1992
. Two vertebrate homeobox genes related to the Drosophila empty spiracles gene are expressed in the embryonic cerebral cortex.
EMBO J.
11
:
2541
–2550.
Stenman, J.M., B. Wang, and K. Campbell.
2003
a. Tlx controls proliferation and patterning of lateral telencephalic progenitor domains.
J. Neurosci.
23
:
10568
–10576.
Stenman, J., R.T. Yu, R.M. Evans, and K. Campbell.
2003
b. Tlx and Pax6 co-operate genetically to establish the pallio-subpallial boundary in the embryonic mouse telencephalon.
Development.
130
:
1113
–1122.
Theil, T., G. Alvarez-Bolado, A. Walter, and U. Ruther.
1999
. Gli3 is required for Emx gene expression during dorsal telencephalon development.
Development.
126
:
3561
–3571.
Tropepe, V., C.G. Craig, C.M. Morshead, and D. van der Kooy.
1997
. Transforming growth factor-alpha null and senescent mice show decreased neural progenitor cell proliferation in the forebrain subependyma.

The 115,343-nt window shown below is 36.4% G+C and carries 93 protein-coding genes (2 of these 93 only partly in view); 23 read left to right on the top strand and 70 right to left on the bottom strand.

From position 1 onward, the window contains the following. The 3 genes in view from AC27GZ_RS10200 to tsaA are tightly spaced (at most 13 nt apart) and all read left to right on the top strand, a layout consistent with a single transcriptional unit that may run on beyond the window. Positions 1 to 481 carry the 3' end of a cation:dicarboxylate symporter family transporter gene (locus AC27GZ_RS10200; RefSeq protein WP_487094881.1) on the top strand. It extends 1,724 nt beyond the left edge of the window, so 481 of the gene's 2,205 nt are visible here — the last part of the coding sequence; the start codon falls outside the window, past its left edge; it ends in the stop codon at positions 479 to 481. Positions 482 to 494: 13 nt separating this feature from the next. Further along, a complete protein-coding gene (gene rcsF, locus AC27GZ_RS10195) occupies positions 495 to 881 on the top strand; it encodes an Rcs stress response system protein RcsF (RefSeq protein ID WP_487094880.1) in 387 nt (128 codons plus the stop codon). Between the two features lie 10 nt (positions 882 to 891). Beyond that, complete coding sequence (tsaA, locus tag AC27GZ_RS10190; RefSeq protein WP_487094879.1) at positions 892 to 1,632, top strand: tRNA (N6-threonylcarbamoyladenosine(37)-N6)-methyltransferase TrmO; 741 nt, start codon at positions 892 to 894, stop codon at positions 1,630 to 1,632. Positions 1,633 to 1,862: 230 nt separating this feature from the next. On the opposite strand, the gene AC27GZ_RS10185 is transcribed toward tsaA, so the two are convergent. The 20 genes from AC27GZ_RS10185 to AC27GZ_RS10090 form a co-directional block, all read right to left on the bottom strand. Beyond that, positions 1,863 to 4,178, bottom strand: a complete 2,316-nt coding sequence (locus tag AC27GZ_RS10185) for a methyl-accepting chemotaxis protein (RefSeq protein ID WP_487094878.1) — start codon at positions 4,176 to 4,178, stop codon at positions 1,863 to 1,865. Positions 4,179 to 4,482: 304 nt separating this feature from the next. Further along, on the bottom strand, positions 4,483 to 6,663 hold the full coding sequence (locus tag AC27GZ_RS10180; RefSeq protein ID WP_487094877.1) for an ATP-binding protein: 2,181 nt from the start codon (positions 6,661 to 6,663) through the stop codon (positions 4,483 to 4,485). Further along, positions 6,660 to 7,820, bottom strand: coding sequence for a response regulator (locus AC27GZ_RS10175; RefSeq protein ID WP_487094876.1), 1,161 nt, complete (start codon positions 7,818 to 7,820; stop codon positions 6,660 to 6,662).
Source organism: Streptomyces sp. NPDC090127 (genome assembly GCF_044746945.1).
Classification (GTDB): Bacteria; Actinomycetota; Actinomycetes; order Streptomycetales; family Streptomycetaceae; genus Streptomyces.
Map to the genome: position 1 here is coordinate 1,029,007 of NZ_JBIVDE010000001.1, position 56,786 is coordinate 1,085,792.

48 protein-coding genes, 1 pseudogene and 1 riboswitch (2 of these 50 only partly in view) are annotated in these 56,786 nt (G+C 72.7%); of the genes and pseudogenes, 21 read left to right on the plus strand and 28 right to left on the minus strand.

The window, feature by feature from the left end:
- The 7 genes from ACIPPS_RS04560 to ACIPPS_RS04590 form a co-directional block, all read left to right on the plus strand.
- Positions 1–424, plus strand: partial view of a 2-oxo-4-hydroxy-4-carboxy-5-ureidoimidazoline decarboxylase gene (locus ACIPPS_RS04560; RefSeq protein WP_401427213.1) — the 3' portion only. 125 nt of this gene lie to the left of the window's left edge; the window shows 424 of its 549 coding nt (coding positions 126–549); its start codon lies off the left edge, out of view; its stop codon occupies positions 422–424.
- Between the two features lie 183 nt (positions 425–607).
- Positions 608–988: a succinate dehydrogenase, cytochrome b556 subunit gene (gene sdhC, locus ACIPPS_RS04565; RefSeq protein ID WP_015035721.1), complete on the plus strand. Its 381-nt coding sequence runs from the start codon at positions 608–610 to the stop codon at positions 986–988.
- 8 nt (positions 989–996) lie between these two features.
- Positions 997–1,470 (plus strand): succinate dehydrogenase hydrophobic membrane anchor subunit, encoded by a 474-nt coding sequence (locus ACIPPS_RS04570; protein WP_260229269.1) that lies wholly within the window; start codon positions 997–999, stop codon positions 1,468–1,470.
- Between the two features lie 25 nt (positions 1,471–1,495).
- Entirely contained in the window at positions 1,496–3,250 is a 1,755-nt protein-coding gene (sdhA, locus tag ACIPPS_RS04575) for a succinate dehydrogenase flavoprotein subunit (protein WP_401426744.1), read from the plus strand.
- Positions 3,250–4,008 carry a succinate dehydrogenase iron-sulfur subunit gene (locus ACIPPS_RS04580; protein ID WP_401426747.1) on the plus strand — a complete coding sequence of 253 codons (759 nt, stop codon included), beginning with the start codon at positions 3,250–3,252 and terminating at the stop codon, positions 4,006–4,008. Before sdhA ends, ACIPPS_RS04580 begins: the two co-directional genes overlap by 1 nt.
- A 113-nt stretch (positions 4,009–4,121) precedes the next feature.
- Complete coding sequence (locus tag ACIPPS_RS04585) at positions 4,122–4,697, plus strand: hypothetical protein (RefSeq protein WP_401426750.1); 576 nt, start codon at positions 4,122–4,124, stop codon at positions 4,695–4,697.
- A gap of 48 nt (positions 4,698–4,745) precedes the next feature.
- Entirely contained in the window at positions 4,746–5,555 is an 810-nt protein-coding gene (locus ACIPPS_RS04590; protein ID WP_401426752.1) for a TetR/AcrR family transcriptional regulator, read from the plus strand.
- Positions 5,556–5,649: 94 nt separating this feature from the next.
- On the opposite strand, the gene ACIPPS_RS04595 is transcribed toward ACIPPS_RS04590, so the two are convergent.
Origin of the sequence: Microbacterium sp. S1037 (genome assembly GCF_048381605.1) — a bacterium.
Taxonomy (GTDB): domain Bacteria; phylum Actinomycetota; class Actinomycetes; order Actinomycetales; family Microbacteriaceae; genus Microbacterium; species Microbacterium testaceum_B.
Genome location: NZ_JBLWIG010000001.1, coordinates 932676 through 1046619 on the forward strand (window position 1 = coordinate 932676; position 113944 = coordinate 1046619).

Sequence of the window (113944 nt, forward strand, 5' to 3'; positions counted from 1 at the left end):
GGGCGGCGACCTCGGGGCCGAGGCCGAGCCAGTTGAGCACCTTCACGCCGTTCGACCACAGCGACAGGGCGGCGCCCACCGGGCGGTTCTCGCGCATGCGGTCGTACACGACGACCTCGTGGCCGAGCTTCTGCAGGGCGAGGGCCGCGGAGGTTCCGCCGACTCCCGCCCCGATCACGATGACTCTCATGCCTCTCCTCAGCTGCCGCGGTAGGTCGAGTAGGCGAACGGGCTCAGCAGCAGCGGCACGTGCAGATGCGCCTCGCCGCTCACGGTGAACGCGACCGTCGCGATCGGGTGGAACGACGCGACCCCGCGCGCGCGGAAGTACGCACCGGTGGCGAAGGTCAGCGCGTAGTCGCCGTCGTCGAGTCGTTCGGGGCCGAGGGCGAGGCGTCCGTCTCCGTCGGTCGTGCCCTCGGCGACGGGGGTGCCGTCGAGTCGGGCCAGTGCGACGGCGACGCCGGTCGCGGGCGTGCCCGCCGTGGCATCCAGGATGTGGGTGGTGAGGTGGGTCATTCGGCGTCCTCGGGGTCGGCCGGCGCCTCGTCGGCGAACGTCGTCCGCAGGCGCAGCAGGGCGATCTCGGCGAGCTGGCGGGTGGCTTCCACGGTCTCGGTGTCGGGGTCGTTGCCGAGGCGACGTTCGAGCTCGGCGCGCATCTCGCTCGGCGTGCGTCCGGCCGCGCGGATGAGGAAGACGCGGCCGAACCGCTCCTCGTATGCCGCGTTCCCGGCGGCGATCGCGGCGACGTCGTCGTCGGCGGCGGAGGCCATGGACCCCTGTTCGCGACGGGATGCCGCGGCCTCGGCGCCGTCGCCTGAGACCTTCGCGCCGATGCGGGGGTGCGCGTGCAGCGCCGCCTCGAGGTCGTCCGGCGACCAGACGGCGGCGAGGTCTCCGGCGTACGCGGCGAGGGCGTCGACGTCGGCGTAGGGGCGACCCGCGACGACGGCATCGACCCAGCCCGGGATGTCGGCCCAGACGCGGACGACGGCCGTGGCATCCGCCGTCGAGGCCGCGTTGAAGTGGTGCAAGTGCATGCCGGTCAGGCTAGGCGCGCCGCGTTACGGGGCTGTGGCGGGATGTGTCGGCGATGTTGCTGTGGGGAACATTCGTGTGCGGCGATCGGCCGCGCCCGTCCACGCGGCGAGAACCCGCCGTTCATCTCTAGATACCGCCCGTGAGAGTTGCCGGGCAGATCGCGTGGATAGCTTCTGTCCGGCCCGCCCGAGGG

J. Neurosci.
17
:
7850
–7859.
Tropepe, V., M. Sibilia, B.G. Ciruna, J. Rossant, E.F. Wagner, and D. van der Kooy.
1999
. Distinct neural stem cells proliferate in response to EGF and FGF in the developing mouse telencephalon.
Dev. Biol.
208
:
166
–188.
Tropepe, V., S. Hitoshi, C. Sirard, T.W. Mak, J. Rossant, and D. van der Kooy.
2001
. Direct neural fate specification from embryonic stem cells: a primitive mammalian neural stem cell stage acquired through a default mechanism.
Neuron.
30
:
65
–78.
Wichterle, H., D.H. Turnbull, S. Nery, G. Fishell, and A. Alvarez-Buylla.
2001
. In utero fate mapping reveals distinct migratory pathways and fates of neurons born in the mammalian basal forebrain.
Development.
128
:
3759
–3771.
Yoshida, M., Y. Suda, I. Matsuo, N. Miyamoto, N. Takeda, S. Kuratani, and S. Aizawa.
1997
. Emx1 and Emx2 functions in development of dorsal telencephalon.
Development.
124
:
101
–111.

S. Willaime-Morawek and R.M. Seaberg contributed equally to this paper.

Abbreviations used in this paper: E, embryonic day; GABA, γ-aminobutyric acid; GZ, germinal zone; PND, postnatal day.